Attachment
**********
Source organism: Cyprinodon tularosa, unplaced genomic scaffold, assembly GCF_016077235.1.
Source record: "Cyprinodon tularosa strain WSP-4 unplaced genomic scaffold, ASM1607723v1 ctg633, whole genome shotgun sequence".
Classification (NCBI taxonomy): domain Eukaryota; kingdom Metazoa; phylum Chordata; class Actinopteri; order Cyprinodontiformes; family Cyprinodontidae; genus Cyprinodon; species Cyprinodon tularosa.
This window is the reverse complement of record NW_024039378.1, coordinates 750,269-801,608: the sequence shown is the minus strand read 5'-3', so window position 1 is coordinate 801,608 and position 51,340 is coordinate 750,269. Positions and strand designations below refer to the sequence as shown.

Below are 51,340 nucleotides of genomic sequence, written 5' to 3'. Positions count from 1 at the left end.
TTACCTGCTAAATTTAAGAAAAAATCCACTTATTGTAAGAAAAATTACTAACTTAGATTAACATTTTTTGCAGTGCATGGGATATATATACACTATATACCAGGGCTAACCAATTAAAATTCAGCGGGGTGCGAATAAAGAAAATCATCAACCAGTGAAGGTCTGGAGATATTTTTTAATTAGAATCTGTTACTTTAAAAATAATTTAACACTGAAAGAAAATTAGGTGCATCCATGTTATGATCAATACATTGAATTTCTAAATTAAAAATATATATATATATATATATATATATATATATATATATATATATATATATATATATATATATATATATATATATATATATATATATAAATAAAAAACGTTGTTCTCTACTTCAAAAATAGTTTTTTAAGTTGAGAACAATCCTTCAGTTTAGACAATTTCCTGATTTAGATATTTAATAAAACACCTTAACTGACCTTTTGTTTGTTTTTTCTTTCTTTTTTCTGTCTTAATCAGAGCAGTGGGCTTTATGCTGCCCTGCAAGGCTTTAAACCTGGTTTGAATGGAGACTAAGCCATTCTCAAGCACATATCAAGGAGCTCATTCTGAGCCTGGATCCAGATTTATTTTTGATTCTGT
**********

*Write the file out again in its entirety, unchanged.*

Source organism: Cyprinodon tularosa, unplaced genomic scaffold, assembly GCF_016077235.1.
Source record: "Cyprinodon tularosa strain WSP-4 unplaced genomic scaffold, ASM1607723v1 ctg633, whole genome shotgun sequence".
Classification (NCBI taxonomy): domain Eukaryota; kingdom Metazoa; phylum Chordata; class Actinopteri; order Cyprinodontiformes; family Cyprinodontidae; genus Cyprinodon; species Cyprinodon tularosa.
This window is the reverse complement of record NW_024039378.1, coordinates 750,269-801,608: the sequence shown is the minus strand read 5'-3', so window position 1 is coordinate 801,608 and position 51,340 is coordinate 750,269. Positions and strand designations below refer to the sequence as shown.

Below are 51,340 nucleotides of genomic sequence, written 5' to 3'. Positions count from 1 at the left end.
TTACCTGCTAAATTTAAGAAAAAATCCACTTATTGTAAGAAAAATTACTAACTTAGATTAACATTTTTTGCAGTGCATGGGATATATATACACTATATACCAGGGCTAACCAATTAAAATTCAGCGGGGTGCGAATAAAGAAAATCATCAACCAGTGAAGGTCTGGAGATATTTTTTAATTAGAATCTGTTACTTTAAAAATAATTTAACACTGAAAGAAAATTAGGTGCATCCATGTTATGATCAATACATTGAATTTCTAAATTAAAAATATATATATATATATATATATATATATATATATATATATATATATATATATATATATATATATATATATATATATATATATATATAAATAAAAAACGTTGTTCTCTACTTCAAAAATAGTTTTTTAAGTTGAGAACAATCCTTCAGTTTAGACAATTTCCTGATTTAGATATTTAATAAAACACCTTAACTGACCTTTTGTTTGTTTTTTCTTTCTTTTTTCTGTCTTAATCAGAGCAGTGGGCTTTATGCTGCCCTGCAAGGCTTTAAACCTGGTTTGAATGGAGACTAAGCCATTCTCAAGCACATATCAAGGAGCTCATTCTGAGCCTGGATCCAGATTTATTTTTGATTCTGT